Nurturing the Mind
Nurturing your child’s mind includes understanding brain development, supporting intellectual development through academics, and nurturing mindfulness.
[Related: What is mindfulness?]
Understanding Brain Development
Every child is unique and grows at his or her own pace, but the more we know about what to expect as our children grow and develop, the more we can do to be better parents. Click on the links below to learn more about brain development in different ages and stages.
Supporting Academic Achievement
Every child’s needs are different, but it takes more than just being smart to do well in school. Supporting academic success starts at home. Click on the link below to learn more about how you can help your child succeed in school.
Mindfulness in both children and adults is a lifelong practice. In recent years, there has been an explosion of mindfulness strategies (including meditation, attention training, yoga, and other techniques) 1 in American culture. Research with adults has clearly shown benefits of mindfulness practices for promoting health, alleviating pain, and reducing depression and anxiety 2.
And new research studies 3 are also showing the benefits of mindfulness practices in children.
By definition, mindfulness is “contemplative practices including structured activities that require individuals to exercise control over their physical and mental activity.” 4
What are the benefits of nurturing mindfulness?
Different mindfulness techniques have different goals. They share a focus on sharpening concentration, attention, building emotion regulation skills to effectively manage stress, and gaining self-knowledge. Some practices consciously focus on building empathy and compassion. 3 When parents nurture mindfulness, both in themselves and in their children, it affects both the emotional and relational development of the child.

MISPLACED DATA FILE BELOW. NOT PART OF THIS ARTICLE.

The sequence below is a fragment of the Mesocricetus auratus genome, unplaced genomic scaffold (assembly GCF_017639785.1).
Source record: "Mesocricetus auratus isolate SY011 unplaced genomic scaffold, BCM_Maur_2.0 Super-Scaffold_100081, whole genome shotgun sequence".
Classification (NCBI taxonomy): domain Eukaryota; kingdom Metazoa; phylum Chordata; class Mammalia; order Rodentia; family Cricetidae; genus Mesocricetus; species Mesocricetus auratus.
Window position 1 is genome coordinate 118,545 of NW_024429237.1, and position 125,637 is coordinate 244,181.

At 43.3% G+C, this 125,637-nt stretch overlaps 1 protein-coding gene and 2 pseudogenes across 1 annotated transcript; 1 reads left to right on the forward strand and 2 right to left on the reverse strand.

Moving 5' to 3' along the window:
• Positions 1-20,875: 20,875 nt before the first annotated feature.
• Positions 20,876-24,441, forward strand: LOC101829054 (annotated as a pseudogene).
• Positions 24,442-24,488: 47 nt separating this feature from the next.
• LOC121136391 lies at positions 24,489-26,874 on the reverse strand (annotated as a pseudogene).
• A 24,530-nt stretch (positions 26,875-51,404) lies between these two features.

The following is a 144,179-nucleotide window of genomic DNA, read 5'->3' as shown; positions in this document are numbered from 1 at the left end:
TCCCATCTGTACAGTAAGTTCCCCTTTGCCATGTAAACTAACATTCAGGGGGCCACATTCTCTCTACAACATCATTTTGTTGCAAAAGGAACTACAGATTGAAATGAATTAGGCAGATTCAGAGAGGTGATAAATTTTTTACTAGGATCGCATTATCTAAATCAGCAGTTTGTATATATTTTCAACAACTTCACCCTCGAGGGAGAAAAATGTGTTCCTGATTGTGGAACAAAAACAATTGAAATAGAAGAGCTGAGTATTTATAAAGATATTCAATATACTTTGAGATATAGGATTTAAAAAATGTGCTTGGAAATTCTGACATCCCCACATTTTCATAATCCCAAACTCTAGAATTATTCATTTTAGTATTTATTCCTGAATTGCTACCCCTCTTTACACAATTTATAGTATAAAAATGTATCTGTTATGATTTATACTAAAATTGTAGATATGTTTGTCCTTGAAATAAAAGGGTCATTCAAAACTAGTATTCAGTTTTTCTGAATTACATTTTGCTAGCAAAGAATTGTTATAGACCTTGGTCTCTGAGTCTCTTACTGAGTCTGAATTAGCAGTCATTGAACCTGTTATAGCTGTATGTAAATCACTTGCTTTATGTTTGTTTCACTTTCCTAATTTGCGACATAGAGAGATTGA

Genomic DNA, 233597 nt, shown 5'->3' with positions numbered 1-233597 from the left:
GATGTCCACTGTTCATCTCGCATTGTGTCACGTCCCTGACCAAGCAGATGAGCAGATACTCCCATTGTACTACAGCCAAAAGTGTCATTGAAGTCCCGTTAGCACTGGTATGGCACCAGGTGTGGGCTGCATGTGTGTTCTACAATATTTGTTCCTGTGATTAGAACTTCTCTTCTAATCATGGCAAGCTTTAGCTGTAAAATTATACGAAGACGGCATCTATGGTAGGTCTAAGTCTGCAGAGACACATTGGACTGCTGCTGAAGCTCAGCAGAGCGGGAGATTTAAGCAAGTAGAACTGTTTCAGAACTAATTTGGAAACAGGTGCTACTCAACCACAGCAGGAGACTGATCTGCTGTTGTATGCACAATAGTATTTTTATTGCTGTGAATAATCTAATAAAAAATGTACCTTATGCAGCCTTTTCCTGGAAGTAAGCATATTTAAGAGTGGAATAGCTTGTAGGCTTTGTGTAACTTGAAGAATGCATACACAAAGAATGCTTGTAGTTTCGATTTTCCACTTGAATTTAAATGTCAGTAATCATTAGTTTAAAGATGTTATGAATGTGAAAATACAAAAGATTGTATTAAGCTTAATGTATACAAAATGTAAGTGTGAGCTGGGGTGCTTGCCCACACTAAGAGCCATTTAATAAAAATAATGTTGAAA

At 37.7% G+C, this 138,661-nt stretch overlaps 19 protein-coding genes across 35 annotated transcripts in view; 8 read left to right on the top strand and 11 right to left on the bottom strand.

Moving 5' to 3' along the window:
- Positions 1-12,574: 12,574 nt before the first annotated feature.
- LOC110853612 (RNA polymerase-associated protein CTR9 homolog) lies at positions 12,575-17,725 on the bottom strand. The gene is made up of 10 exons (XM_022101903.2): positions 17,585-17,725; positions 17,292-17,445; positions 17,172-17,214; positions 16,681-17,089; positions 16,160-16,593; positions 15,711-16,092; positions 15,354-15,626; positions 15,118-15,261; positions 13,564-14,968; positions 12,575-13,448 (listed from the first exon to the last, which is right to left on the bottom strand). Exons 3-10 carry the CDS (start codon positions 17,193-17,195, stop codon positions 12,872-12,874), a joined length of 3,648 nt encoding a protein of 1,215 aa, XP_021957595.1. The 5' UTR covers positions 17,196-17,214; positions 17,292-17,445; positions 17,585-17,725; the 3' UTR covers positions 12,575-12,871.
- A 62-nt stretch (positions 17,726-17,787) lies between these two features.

In an interview with Gaiam Online, authors of “Everyday Blessings: The Inner Work of Mindful Parenting”, Jon and Myla Kabat-Zinn, had this to say about nurturing mindfulness:
“Studies of the brain have demonstrated that empathy is built into being human. When we attune to the experience of another, our nervous system is actually resonating with the same pattern of neural activity as the other person. If we don’t attend to our children in ways that are emotionally present, we are disrespecting the fundamental threads of connectivity between us. If parents are more emotionally present in a balanced, more mindful way, the evidence is that children grow up to be grounded and functional in dealing with their own emotionally charged situations.”